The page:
Sell Out Already!
The sale of naming rights for stadiums, arenas and other public buildings is not nearly as controversial as it used to be. Perhaps we've all grown accustomed to the weird ring of venues such as Quicken Loans Arena or Merchantsauto.com Stadium. Or maybe, in an advertising- saturated world, we're now pros at tuning out corporate gobbledygook. Either way, our tolerance for sponsorship is growing
The sale of naming rights for stadiums, arenas and other public buildings is not nearly as controversial as it used to be. Perhaps we've all grown accustomed to the weird ring of venues such as Quicken Loans Arena or Merchantsauto.com Stadium. Or maybe, in an advertising- saturated world, we're now pros at tuning out corporate gobbledygook. Either way, our tolerance for sponsorship is growing.
Just look at what clearly seems to be happening in Boston. There's a naming-rights controversy brewing but not of the "Oh no, not Depends Undergarments Park" variety. Rather, the issue in Beantown is that the city's new conference hall continues to go by the unprofitable name of the Boston Convention & Exhibit Center. According to the Boston Globe, the state convention center authority may be leaving as much as a million bucks on the table. No longer is the story on naming rights about pangs of civic guilt over selling out. Now, the story is: What are you waiting for? Sell out already!
This being Boston, there's also politics involved. Republicans suspect that convention officials are saving the nameplate for Democratic Mayor Tom Menino. Convention officials deny that. So does Menino's office. It'll be interesting to see how this one plays out. Will your next Boston meeting be at the Menino Center? Or Highest Bidder Hall?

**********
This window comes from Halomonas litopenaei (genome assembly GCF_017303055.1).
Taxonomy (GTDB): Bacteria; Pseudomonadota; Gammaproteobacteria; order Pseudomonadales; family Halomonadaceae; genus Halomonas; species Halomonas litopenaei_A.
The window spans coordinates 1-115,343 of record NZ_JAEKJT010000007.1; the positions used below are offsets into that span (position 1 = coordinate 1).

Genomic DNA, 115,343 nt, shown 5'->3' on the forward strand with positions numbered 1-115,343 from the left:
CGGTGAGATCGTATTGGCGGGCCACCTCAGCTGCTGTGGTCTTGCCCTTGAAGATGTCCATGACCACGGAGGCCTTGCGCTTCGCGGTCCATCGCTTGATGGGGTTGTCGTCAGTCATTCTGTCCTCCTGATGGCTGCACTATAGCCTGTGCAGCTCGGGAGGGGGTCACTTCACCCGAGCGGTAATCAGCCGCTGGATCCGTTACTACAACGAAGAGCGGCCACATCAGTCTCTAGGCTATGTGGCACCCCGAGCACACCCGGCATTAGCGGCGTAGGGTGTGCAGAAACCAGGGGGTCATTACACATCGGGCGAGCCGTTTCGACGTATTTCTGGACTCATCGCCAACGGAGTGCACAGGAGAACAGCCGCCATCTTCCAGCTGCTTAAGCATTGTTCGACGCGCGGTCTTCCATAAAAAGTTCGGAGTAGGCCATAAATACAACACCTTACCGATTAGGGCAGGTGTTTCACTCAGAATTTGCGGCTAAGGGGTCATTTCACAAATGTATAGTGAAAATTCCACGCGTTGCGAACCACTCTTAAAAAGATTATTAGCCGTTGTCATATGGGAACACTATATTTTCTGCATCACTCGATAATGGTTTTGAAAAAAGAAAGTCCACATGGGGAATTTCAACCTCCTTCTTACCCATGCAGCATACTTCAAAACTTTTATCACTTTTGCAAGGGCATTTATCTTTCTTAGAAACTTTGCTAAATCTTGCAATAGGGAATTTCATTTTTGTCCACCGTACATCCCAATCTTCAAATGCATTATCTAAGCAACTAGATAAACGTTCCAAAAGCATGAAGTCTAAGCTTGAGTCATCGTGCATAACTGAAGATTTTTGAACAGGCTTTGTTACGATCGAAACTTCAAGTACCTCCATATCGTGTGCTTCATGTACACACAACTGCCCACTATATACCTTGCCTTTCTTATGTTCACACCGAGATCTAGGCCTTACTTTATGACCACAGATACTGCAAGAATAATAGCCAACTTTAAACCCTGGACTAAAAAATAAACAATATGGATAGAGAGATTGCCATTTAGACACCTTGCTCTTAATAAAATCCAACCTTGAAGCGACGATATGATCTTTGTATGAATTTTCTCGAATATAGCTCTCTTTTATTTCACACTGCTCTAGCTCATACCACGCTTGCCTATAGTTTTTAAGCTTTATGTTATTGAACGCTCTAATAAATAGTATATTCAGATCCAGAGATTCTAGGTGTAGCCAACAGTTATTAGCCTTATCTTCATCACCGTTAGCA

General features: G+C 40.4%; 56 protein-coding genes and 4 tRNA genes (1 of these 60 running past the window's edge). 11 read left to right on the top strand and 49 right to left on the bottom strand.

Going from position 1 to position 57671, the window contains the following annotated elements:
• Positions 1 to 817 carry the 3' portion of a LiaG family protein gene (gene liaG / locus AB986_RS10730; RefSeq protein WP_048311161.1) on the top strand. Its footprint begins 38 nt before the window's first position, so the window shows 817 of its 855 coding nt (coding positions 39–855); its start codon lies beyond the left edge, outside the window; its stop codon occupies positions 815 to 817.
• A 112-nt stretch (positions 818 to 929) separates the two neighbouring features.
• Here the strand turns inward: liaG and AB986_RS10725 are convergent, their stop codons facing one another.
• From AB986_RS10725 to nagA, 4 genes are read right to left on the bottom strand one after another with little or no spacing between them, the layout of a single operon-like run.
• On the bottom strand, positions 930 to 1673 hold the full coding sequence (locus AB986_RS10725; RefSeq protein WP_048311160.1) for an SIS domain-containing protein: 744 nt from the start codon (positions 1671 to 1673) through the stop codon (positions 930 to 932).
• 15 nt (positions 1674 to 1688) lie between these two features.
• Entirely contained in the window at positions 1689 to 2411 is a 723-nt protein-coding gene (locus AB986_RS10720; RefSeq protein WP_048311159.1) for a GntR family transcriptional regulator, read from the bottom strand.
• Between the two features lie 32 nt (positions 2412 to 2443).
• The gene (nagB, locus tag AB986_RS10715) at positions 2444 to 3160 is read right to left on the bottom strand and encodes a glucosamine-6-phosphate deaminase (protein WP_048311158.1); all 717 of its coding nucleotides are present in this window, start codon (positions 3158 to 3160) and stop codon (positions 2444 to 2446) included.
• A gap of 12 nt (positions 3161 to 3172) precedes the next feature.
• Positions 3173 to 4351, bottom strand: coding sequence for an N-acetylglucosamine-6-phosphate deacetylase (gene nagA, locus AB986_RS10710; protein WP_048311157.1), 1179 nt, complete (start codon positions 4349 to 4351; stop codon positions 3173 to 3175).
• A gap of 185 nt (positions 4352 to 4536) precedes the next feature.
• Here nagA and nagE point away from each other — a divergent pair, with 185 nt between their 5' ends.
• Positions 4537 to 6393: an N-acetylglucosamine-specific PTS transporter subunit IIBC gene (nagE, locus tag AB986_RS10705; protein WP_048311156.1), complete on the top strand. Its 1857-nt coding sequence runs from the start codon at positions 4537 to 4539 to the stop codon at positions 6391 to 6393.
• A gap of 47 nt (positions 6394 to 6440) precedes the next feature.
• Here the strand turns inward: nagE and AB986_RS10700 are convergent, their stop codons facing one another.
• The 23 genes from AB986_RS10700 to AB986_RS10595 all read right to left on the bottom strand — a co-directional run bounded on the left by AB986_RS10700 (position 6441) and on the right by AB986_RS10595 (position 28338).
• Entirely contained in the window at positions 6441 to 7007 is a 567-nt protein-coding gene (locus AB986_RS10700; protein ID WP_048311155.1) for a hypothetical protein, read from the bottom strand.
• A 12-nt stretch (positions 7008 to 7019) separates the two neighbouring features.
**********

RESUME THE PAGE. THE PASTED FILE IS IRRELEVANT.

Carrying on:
What's a municipality? Some kids these days aren't so sure. In an era when one town's strip malls fade imperceptibly into the next, and when one in six Americans lives in a homeowner-association community, civic awareness among young people is waning.
That's why the Utah League of Cities and Towns drew up a locality- themed curriculum for 4th and 7th graders. Those are the grades in which public-school students in Utah are supposed to learn about government. The league distributed 3,000 copies of the curriculum in hopes that teachers will impart a better sense of the services that municipalities provide, how society pays for them and what citizens' responsibilities are.
This Must Be Utah! suggests a number of activities, worksheets and games. The curriculum hits on such subjects as the history of Utah towns, how cities are planned and government's role in responding to disasters. It may be a stretch to hope that 12-year-olds will grasp the difference between strong-mayor, mayor-council and city-manager governance systems, as one worksheet aims to teach. But it's hard to argue with the effort to connect kids with their communities.
Only a few years ago, the job of redeveloping Washington, D.C.'s waterfront was thought to be so complex that it required a separately chartered corporation to stay on task. Now, the Anacostia Waterfront Corp. is dead. Its duties, along with those of another development agency, were folded under Mayor Adrian Fenty last month.
It's a rare case of public corporations going away. Usually they have a way of morphing and multiplying--just look at New York, where nobody knows exactly how many public authorities there are. The Anacostia Waterfront Corp. and its counterpart, the National Capital Revitalization Corp., had some successes with writing environmental standards and developing affordable housing. But both were crippled by staff turnover and confusion over whom they were accountable to. When a land-swap between the two agencies got tangled in a two-year turf fight, the city council decided D.C. was better off without either of them.
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